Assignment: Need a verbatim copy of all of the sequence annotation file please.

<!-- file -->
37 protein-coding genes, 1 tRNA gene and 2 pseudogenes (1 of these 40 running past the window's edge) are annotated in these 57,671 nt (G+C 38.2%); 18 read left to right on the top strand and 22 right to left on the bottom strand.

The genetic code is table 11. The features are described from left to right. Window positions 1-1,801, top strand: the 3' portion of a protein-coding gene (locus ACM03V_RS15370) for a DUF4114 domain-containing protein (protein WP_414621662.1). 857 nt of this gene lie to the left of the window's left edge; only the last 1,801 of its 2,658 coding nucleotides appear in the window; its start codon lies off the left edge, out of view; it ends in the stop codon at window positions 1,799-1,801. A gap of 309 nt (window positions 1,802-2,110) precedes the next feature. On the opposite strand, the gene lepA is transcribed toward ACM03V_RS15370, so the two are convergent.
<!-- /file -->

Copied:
37 protein-coding genes, 1 tRNA gene and 2 pseudogenes (1 of these 40 running past the window's edge) are annotated in these 57,671 nt (G+C 38.2%); 18 read left to right on the top strand and 22 right to left on the bottom strand.

The genetic code is table 11. The features are described from left to right. Window positions 1-1,801, top strand: the 3' portion of a protein-coding gene (locus ACM03V_RS15370) for a DUF4114 domain-containing protein (protein WP_414621662.1). 857 nt of this gene lie to the left of the window's left edge; only the last 1,801 of its 2,658 coding nucleotides appear in the window; its start codon lies off the left edge, out of view; it ends in the stop codon at window positions 1,799-1,801. A gap of 309 nt (window positions 1,802-2,110) precedes the next feature. On the opposite strand, the gene lepA is transcribed toward ACM03V_RS15370, so the two are convergent.